Project Team

Real-Time Emergency Response

A project for the Mozilla Ignite Challenge

Fri, Nov 2, 2012
We have a great initial conversation with the folks at VACCINE and look forward to follow-up!
Thu, Nov 1, 2012
We've just released a video tour of our immersive CAVE setup running the prototype rtER Mozilla Ignite application. Expect an updated version with narration in the next few days.

rtER - Mozilla Ignite from Shared Reality Lab on Vimeo.

Tue, Oct 30, 2012
During today's Ignite call, we speak with Antonio Guglielmo, who's team developed a highly relevant enabling technology that could be useful for the project. Also, Will introduces us to the team that put together this compelling video.
Thu, Oct 25, 2012
Current status: Live camera feeds can be inset over the streetview, street view can jump to camera location, bike and car accident data is shown in geographically correct location with information bubbles, and roads are augmented with colors to show traffic (with real data once the traffic API is complete).
Wed, Oct 24, 2012
Today, we're releasing our code so far as two separate projects. The applications being designed for this prototyping round have been released on github under the title of the rtER project. However during the course of our prototyping we have begun work on a new open source library which provides access to Google Street View data in Processing. This library, called Panoia, is also available on github.
Tue, Oct 23, 2012
Coding reaches a fever pitch! Sparky has a smoothed renderer for street view and is integrating mash-up data with help from Stephane, who imported some datasets with basic visualization code. Stephane's prior participation in HackTaVille came in very handy. Nehil comes through with video streaming for Android, taking advantage of the open source ipcamera, Google Libjingle, and Nanohttpd along with location services via the Android SDK. Very exciting!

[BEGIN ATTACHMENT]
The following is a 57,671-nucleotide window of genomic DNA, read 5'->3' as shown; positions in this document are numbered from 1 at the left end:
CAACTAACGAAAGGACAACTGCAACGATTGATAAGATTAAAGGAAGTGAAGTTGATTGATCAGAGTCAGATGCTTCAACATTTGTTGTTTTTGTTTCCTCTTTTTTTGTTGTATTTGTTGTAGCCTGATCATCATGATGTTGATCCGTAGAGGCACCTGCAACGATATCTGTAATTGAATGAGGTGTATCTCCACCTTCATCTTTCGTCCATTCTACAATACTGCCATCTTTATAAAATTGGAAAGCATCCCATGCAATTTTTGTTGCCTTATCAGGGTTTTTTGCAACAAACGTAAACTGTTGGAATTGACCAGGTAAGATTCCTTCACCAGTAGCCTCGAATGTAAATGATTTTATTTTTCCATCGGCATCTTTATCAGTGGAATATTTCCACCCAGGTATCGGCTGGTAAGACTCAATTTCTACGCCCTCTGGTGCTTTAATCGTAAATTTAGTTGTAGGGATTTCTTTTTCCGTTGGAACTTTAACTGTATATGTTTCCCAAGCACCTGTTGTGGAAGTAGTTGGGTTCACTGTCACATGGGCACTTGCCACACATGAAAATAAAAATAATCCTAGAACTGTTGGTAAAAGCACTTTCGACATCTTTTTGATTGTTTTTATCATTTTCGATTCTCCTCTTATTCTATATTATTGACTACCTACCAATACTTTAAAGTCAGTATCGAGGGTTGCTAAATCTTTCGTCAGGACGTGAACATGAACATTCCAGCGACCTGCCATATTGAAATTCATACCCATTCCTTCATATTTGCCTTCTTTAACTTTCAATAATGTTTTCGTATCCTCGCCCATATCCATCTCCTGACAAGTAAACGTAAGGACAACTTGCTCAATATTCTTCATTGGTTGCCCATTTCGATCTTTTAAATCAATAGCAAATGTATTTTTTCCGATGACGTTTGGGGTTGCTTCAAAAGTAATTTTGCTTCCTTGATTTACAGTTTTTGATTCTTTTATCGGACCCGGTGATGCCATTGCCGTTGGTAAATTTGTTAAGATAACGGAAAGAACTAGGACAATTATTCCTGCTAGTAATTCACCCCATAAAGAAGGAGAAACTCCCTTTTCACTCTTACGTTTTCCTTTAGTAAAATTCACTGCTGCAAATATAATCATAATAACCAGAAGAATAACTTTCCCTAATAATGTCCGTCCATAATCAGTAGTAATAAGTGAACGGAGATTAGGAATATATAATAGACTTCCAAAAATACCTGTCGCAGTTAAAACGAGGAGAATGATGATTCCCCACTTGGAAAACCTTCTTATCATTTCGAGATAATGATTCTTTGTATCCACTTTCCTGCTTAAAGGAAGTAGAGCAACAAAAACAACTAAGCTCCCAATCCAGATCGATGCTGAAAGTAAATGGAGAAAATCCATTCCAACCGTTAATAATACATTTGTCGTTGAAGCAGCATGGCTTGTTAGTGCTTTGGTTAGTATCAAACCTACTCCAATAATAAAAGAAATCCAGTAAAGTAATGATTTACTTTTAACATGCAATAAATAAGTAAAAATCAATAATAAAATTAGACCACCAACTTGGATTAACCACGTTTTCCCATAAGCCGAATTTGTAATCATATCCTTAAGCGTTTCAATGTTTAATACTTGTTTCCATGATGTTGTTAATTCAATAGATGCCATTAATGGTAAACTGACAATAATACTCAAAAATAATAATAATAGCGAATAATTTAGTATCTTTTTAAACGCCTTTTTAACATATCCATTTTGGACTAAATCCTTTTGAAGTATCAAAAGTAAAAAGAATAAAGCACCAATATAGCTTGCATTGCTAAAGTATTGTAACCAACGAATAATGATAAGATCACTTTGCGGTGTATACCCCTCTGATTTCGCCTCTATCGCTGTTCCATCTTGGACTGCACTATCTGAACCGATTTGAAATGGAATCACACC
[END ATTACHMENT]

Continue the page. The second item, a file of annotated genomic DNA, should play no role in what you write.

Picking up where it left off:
Sun, Oct 21, 2012
Since the effort to register and fuse live image data with pre-existing models is a longer-term challenge, we are beginning with initial smaller-scale proof-of-concept efforts to move toward our objectives. The first of these involves a prototype API for rendering of relevant mashup data to augment the display of the environment, which might take a street-view, bird's-eye, or other perspective based on the needs of the viewer. To focus on an obvious use case where bandwidth is an issue, we are hoping to submit an interactively updating street view display that is controlled by user body motion within a disaster- or emergency-response control room, and augmented with mashup data, displayed graphically in the appropriate location. Although the datasets we are likely to poll are largely non-real-time, they are nevertheless representative of the type of content relevant to emergency responders, e.g., the locations of bicycle accidents in the city. The intent is for such a capability to serve the needs of coordinators in monitoring and allocating resources to areas in need and planning effective navigation paths for emergency responders. As a parallel effort that merges directly with this visualization environment, we hope to integrate a simple realtime video streaming smartphone app whose content could be overlaid within the display of pre-existing models, much as in the examples from Haiti before-and-after earthquake.
Tue, Oct 16, 2012